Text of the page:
Quite frankly, this session has been almost overwhelming. It’s a good thing I went to veterinary college and I learned how to study 24/7, because that’s what I have been doing in Congress since I got here. There’s been one major bill after another.
DVM: All eyes have been on the Gulf of Mexico. And veterinarians have been involved in the clean-up of this oil spill. I want to ask you about your thoughts about a veterinarian’s role in responding to disasters?
Schrader: Obviously it has become a big issue, the hurricanes in the South too. We actually had some extensive flooding in the Pacific Northwest a few years ago that brought to light the inadequacy of the disaster plans when it came to animal welfare.
I remember personally swimming horses out of one of my friend’s barns across an area that was becoming inundated to prevent them from drowning. I think a lot of states at this point, through some work with the veterinary medical community as a whole, now have veterinarians on staff in the disaster preparedness area. I have a veterinary office in Oregon City that participates in that. If there is a disaster, some of my team are able to go out and help.
Frankly, again we are in a very good spot. The veterinary community is absolutely needed as an arbitrator of sorts when it comes to emergencies. I would argue, and we are trying to do this right now in the Department of Homeland Security, that we need to make sure there is a chief veterinary officer there too. Again, for the scope of problems and breadth of problems and depth of problems we need that sort of expertise to make sure, frankly, our citizens as well as our animal friends are protected.
DVM: That is probably a segue into a topic that I think is very important. I want to hear about your opinions on animal welfare. There have been some egregious, very high profile cases that have hit the media. Can you talk about veterinary medicine’s role in dealing with animal-welfare issues?
Schrader: I’ll give you my opinion anyway. There is a wide philosophical range of opinions. When I was president of the Oregon Veterinary Medical Association I came home to meet with some people where animal welfare is the top issue. Their idea of abuse is very different than others.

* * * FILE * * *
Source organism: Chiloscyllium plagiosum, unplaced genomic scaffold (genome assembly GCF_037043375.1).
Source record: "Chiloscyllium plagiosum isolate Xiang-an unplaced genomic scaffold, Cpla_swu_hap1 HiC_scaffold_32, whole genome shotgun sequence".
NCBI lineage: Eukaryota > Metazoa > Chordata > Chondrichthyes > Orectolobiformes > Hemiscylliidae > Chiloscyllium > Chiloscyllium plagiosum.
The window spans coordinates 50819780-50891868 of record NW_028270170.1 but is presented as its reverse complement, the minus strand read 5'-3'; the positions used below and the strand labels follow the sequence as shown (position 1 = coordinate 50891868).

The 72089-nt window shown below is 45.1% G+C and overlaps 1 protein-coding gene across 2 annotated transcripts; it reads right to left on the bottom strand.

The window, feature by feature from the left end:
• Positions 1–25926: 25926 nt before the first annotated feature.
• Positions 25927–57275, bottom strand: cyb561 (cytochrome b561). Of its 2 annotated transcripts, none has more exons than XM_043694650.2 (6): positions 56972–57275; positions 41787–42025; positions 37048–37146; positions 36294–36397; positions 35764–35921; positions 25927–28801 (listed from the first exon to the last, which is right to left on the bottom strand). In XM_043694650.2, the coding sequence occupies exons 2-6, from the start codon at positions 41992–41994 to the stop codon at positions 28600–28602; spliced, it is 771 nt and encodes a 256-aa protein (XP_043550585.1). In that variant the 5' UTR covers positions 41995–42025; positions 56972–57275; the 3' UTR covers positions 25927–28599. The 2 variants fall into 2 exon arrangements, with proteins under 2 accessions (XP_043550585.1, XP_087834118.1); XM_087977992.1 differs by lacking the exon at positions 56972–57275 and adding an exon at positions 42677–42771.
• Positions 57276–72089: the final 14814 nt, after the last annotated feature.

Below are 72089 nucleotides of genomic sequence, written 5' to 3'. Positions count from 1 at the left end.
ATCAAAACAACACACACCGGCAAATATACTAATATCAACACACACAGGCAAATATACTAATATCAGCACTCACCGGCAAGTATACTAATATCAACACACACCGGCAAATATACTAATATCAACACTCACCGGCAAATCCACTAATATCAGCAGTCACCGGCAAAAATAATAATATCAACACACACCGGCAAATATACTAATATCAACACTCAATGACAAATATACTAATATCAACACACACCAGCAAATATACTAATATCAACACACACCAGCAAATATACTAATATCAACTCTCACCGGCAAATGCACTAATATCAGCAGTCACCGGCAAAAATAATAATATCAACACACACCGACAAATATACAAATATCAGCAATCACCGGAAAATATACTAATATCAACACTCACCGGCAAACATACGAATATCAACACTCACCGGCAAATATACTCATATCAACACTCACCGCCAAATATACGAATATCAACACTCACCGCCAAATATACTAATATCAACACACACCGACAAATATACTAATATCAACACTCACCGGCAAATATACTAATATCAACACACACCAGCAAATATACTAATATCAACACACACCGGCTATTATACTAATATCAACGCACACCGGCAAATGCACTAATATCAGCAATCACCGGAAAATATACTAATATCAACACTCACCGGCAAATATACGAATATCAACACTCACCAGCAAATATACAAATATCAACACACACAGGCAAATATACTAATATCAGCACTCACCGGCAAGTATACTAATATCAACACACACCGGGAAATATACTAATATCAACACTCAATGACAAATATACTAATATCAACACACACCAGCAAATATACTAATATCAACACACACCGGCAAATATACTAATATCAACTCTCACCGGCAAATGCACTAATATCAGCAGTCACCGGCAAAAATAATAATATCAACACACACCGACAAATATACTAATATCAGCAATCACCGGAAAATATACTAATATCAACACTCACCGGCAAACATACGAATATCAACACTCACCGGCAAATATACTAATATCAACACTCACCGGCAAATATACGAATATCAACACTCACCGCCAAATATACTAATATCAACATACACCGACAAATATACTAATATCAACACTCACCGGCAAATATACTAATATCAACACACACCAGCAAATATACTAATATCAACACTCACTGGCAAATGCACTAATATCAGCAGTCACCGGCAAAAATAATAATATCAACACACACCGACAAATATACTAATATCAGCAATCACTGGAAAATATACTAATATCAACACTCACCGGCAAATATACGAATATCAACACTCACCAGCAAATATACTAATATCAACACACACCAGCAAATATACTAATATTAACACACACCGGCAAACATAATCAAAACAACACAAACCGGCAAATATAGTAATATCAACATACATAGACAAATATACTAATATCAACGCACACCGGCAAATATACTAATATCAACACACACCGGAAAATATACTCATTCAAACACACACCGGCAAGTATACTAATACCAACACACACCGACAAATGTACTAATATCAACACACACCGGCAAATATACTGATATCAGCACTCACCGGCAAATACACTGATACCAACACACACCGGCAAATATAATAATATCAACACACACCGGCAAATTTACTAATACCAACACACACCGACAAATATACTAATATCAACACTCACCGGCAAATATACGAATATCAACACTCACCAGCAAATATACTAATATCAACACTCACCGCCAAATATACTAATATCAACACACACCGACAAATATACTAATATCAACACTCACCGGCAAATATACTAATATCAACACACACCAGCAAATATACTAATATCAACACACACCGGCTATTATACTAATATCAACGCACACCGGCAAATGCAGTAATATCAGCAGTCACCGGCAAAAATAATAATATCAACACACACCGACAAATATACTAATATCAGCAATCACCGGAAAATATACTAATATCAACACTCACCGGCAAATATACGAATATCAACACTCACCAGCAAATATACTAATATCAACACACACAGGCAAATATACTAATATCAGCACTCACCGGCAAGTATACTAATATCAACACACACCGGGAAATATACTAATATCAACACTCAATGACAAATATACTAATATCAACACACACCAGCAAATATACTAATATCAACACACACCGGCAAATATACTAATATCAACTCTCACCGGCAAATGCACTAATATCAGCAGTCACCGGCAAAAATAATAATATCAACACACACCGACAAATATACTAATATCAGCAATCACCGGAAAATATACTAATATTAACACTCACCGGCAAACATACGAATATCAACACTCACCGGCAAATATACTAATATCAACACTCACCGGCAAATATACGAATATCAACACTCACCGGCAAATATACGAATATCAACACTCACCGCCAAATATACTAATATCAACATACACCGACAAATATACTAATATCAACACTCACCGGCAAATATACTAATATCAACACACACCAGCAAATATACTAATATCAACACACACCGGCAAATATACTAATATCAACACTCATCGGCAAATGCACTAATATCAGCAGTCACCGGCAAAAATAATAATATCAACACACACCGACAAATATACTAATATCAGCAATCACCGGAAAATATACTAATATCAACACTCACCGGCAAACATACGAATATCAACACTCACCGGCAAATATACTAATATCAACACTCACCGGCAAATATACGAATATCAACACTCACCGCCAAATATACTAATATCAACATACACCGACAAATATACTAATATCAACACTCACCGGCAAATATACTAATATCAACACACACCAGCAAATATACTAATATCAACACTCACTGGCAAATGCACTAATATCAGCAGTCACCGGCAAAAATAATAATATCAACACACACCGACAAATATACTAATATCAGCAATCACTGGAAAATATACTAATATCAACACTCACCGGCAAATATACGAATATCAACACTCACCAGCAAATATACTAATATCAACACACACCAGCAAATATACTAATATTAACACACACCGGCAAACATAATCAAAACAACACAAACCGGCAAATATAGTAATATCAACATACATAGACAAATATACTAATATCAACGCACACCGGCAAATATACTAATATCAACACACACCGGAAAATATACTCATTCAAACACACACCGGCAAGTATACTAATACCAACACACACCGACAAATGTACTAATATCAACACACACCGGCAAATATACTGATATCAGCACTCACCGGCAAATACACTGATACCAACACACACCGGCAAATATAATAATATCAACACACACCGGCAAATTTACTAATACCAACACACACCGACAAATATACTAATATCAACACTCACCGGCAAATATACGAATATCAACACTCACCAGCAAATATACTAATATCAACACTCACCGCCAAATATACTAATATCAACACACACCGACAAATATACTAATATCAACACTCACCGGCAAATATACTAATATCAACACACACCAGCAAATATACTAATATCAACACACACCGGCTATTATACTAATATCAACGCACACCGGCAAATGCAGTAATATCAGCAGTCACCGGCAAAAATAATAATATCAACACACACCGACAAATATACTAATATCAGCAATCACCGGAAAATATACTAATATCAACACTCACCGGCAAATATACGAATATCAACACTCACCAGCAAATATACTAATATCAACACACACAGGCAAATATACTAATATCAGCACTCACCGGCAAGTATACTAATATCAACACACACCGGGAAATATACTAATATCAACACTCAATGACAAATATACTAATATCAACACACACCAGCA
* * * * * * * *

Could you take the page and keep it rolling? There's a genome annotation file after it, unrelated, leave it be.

In my home state of Oregon, for instance, one-third of the state is in the Willamette Valley where most of the population is. The winters are wet but milder. You go up to the mountains of Eastern Oregon, it is high desert where it is cold in the winter but generally sunny but more wide open. The idea of turning your horses or your cattle loose for the winter and then seeing who comes back in the summer is normal in Eastern Oregon. That’s just the way it is. If you were to do that in Willamette Valley, it would be called animal abuse. So we have to be mindful that there are different cultures, and there are degrees to which you need to deal with a problem.
Again I think that’s where the veterinarian, generally speaking, is able to deal with that. The livestock people generally have one view of the world, and some of our urban counterparts that go to great lengths for their loved ones, their animals, have a whole different view of the world.
In my opinion, it is up to the veterinary community to engage in public service whether it is at the local level, the state level or in Congress and help broker a thoughtful discussion. What is animal welfare? What is aggravated abuse? What is abuse in general? Frankly, as you all know (the definitions) change over time. Our social moors change over time. Again I think of veterinarians as being intelligent folks who have gone through a lot of education and are very empathetic and understanding of the people who they help. I hope (they are included and engaged) in some of these discussions.